The tutorial presents the state of the art in the emerging concept of Semantic Web services. The initial Web service technology stack around SOAP, WSDL, and UDDI has significant deficiencies, especially with respect to automated discovery, composition, and usage of Web services. In order to overcome this, semantically enabled technologies are developed on basis of exhaustive frameworks and ontologies as the underlying data model. Thereby, Semantic Web services provide an integrated technology for realizing the vision of the Semantic Web by turning the Web from a world-wide infrastructure for information consumption and exchange by humans towards a Web for distributed computation along with semantic interoperability.
The aim of the tutorial is to make attendees familiar with the idea and concepts of Semantic Web services and to present the most recent technology developments. Commencing from the vision and arising challenges for Semantic Web Services, the tutorial in detail explains the most prominent frameworks for Semantic Web Services, introduces techniques, tools, and systems for Semantic Web Services, and completes with a hands-on session wherein attendees practically model and use Semantic Web services.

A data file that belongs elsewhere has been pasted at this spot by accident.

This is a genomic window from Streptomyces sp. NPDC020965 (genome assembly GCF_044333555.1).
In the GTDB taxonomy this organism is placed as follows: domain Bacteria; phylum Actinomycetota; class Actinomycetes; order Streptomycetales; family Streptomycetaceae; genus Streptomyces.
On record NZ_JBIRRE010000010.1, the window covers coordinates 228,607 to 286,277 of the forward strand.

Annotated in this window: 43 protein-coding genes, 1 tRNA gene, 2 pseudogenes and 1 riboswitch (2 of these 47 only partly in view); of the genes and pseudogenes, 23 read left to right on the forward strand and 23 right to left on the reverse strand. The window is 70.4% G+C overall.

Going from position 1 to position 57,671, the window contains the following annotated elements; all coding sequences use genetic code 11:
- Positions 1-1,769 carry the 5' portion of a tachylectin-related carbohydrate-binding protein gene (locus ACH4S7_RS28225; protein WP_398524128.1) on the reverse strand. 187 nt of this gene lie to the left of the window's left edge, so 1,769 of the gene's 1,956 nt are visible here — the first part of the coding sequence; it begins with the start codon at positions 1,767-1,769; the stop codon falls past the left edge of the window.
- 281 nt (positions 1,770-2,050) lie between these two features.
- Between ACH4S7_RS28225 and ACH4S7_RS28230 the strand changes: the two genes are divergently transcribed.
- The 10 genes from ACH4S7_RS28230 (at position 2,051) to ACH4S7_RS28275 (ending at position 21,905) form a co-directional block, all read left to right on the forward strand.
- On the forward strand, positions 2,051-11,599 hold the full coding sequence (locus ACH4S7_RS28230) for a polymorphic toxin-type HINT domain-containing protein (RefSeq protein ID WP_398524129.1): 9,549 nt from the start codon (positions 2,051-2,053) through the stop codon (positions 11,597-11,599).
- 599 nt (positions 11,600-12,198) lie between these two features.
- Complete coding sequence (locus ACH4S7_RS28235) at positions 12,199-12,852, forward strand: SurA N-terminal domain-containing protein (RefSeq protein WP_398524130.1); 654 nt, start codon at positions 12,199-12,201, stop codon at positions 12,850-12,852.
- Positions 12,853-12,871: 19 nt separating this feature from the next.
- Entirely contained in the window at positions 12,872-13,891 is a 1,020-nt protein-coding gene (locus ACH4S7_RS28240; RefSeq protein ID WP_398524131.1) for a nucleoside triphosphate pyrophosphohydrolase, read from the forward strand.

Semantic Web services, Semantic Web, Web services, ontologies, automated Web service discovery / composition / execution
The following provides the material for the tutorial for download. This consists of the slide set, and a software package that will be used during the practical hands-on session. We encourage attendees to download the material, for taken notes during the tutorial and to actively participate in the practical part.
Download of software package for the hands-on session: http://www.wsmo.org/TR/d17/resources/aaai2006/AAAI06HandsOn.zip [70 MB ZIP archive]
Installation and instructions for the hands-on session are available at: http://www.wsmo.org/TR/d17/resources/aaai2006/Instructions.pdf [also in the ZIP Archive]
The tutorial is presented by experts in Semantic Web services that have been engaged in Semantic Web services from early on in European and intercontinental research (see presenter information below). It builds upon experience several preceding tutorials that have been presented at respective international events in the past 2 years, e.g.: 2004 international conferences: AIMSA, Net Object Days, ISWC; 2005 international conferences: ESWC, ICAC, ICWS, ICWE, ISWC; 2006 conferences: HICSS, ICIS, ESWC, CSWWS, AAAI; detailed information on all previous tutorials can be found at: http://www.wsmo.org/TR/d17/.
We have gained exhaustive experience in structuring tutorials with respect to